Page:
"Mr. Tanner, I appreciate your thinking, but your rights need to be protected. If you were of age, perhaps I would permit it."
"Begging your pardon, Sir," said Vin, "I've been pretty much fending for myself for a couple of years now."
"You live with your stepmother?" asked Travis.
"It's my address, Sir," replied Vin. "I spend more time at Mrs. Dunne's place than I ever do with my ex-stepmother. I was hoping to gain emancipation..." He looked up hopefully, but when Travis' expression didn't change, he added, "...but I guess that won't happen now."
The situation was highly irregular, but Orin Travis was impressed with the honesty of the young man sitting before him, a young man who seemed willing to accept the consequences of his actions. Without hesitation, he decided to explore Vin Tanner's circumstances further. He instructed Conklin to begin despite their protest that the case would likely be appealed if they won.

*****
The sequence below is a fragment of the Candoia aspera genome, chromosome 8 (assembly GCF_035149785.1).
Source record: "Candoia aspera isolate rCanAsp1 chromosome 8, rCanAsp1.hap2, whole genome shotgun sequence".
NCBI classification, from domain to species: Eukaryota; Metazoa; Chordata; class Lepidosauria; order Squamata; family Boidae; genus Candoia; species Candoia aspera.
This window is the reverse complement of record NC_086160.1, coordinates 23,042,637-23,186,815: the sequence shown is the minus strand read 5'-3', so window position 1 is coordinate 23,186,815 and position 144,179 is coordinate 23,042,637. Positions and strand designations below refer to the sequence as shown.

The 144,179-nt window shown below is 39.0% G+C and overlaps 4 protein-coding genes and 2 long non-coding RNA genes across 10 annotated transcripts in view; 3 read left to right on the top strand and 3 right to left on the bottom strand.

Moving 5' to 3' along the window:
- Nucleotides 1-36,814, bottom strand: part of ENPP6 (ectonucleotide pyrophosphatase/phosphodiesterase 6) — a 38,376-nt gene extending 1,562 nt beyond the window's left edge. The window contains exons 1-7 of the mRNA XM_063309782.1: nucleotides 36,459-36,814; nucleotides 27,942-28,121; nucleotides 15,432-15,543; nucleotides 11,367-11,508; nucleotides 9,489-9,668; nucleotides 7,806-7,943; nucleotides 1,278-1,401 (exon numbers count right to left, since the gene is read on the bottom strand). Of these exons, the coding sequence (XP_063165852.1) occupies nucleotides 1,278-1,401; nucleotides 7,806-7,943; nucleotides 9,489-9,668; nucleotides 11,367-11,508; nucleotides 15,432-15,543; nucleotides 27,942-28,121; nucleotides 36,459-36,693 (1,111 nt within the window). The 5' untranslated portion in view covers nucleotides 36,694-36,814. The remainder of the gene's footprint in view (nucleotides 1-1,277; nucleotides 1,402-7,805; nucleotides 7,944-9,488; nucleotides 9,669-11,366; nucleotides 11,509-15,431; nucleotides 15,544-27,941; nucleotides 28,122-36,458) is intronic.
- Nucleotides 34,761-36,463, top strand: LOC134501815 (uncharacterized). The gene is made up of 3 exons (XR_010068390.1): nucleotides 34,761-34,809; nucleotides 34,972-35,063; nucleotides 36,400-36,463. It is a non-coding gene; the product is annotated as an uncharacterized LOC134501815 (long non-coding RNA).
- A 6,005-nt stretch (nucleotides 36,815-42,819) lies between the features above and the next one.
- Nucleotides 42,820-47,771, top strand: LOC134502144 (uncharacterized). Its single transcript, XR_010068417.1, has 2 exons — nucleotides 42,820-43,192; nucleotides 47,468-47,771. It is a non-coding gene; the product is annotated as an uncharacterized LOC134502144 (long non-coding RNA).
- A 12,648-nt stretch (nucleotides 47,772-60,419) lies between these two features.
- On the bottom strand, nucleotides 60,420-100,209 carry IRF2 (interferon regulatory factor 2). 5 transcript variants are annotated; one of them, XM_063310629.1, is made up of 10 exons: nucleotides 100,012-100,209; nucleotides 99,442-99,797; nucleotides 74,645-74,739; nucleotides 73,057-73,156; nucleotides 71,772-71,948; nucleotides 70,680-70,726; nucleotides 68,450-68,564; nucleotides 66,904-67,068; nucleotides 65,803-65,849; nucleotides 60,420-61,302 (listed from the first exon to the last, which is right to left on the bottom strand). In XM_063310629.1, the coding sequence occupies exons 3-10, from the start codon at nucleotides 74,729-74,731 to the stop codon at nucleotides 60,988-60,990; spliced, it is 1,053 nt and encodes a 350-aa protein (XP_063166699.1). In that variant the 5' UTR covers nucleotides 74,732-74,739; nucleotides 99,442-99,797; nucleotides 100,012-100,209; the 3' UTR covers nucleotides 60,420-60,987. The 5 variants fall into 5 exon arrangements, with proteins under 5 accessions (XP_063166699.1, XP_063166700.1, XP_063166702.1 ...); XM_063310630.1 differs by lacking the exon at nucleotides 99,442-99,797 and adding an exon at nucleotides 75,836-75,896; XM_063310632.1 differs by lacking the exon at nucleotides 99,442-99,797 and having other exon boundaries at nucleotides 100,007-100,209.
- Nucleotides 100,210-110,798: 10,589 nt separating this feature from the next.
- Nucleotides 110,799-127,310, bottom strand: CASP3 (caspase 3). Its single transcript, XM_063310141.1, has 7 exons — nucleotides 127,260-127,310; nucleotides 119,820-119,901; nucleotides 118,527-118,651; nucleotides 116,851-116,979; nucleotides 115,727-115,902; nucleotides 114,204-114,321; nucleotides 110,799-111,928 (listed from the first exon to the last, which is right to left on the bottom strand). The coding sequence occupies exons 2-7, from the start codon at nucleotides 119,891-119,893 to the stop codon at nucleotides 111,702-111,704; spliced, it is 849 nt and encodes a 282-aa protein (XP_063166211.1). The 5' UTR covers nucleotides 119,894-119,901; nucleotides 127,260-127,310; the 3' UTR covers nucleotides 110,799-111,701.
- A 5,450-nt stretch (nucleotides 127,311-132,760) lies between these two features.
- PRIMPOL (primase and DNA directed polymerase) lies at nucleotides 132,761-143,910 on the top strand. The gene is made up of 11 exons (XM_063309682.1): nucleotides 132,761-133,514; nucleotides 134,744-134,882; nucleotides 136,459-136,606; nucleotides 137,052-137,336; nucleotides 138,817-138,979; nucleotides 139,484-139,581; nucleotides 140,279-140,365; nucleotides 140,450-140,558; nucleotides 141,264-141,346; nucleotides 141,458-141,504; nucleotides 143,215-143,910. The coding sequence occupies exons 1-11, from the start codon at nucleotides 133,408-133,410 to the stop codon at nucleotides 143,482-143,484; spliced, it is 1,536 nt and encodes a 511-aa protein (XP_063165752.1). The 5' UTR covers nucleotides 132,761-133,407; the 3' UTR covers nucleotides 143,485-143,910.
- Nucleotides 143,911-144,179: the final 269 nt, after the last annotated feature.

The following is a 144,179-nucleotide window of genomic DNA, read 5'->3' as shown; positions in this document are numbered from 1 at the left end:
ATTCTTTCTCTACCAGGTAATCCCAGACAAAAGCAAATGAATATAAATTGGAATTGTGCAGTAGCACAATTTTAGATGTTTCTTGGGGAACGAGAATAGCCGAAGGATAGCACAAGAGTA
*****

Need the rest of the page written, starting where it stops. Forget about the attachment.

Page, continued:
Officer Chris Larabee was the first witness for the prosecution. Judge Travis listened closely as Larabee described the events in the alley. He was straightforward and truthful, but Travis sensed a reluctance in the officer to lay blame on the defendant.
The judge smiled to himself as Ezra Standish cross-examined Chris, making an admirable attempt to trip up the officer as he pointed out that Larabee had a head injury at the time, and wanting to know how he could possibly make a positive ID if his vision was blurred.
Standish used the same argument with Mr. Jackson when he testified. The young man was sharp, and eloquent. He had the potential to become a good attorney someday. Unfortunately, all of his legalese was for naught when Vin Tanner took the stand and openly admitted he had taken the gun.